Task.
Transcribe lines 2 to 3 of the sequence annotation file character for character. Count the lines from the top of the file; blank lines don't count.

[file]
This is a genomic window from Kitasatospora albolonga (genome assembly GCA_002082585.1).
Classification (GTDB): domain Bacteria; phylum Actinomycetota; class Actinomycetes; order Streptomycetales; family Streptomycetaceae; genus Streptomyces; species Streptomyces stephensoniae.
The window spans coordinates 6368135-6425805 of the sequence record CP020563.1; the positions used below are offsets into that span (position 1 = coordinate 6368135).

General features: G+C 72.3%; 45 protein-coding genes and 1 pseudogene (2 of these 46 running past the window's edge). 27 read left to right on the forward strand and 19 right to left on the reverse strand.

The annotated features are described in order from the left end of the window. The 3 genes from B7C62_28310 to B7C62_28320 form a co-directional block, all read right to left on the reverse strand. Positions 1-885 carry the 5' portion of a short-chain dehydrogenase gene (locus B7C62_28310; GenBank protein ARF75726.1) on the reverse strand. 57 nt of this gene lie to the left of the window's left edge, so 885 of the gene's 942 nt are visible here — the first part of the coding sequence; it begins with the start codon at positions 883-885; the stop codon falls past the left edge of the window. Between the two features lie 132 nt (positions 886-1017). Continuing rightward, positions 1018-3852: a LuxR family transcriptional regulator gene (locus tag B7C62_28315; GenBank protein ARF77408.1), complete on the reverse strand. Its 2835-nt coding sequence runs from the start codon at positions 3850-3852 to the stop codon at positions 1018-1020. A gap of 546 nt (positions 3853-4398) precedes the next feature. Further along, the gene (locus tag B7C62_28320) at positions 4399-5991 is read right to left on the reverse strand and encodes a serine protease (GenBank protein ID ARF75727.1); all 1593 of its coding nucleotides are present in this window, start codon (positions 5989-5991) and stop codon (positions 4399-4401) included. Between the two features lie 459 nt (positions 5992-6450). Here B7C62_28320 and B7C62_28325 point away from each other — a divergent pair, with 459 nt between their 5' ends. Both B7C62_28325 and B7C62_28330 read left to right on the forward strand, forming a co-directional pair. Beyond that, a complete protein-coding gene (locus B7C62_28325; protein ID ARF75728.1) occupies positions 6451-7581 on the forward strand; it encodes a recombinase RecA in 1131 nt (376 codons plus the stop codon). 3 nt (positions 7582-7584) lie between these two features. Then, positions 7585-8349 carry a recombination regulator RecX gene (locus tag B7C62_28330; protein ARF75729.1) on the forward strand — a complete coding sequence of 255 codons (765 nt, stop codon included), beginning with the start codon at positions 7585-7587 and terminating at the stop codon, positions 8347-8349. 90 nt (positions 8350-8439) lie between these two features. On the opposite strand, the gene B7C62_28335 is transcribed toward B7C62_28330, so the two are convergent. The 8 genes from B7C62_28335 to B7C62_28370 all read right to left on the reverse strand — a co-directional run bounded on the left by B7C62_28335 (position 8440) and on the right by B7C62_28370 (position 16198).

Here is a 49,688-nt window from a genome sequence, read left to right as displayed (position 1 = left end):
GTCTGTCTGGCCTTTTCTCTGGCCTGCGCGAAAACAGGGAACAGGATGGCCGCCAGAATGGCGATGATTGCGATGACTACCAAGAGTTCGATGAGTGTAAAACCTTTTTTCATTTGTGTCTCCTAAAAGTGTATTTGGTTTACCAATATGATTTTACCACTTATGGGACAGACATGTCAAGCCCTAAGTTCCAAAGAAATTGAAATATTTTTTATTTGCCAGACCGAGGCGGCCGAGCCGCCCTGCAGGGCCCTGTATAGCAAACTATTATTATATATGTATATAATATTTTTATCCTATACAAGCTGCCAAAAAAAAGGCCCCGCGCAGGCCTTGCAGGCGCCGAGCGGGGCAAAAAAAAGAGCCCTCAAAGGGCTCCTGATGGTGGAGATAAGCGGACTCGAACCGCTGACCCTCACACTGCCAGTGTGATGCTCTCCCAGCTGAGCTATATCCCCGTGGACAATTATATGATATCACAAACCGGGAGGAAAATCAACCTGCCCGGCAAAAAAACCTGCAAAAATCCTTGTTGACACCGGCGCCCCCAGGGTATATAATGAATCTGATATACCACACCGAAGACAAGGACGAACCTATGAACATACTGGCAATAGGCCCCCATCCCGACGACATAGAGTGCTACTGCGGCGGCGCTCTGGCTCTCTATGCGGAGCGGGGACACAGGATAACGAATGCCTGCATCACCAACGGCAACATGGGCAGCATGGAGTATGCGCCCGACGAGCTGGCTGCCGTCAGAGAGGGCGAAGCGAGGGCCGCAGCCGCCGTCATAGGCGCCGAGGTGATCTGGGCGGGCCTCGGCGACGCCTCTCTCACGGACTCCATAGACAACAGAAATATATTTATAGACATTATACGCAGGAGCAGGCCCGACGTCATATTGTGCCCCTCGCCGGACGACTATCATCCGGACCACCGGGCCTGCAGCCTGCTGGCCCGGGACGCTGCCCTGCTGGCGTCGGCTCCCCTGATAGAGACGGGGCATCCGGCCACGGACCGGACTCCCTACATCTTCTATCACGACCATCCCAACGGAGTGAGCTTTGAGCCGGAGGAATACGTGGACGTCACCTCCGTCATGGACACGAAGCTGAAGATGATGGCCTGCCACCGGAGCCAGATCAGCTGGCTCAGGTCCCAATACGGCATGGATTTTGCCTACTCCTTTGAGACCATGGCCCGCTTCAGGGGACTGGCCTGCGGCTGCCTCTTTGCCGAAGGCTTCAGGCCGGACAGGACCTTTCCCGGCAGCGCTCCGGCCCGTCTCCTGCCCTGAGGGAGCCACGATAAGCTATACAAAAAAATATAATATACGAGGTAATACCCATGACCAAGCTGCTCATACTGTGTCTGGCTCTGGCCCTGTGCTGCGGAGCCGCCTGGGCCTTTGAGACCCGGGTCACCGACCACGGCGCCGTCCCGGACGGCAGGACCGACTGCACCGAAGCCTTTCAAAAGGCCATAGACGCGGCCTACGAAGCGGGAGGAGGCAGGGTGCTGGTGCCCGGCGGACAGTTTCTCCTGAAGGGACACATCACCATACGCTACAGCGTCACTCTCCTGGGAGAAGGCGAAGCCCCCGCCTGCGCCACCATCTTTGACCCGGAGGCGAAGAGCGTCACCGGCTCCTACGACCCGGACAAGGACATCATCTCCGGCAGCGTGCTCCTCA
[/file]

Classification (GTDB): domain Bacteria; phylum Actinomycetota; class Actinomycetes; order Streptomycetales; family Streptomycetaceae; genus Streptomyces; species Streptomyces stephensoniae.
The window spans coordinates 6368135-6425805 of the sequence record CP020563.1; the positions used below are offsets into that span (position 1 = coordinate 6368135).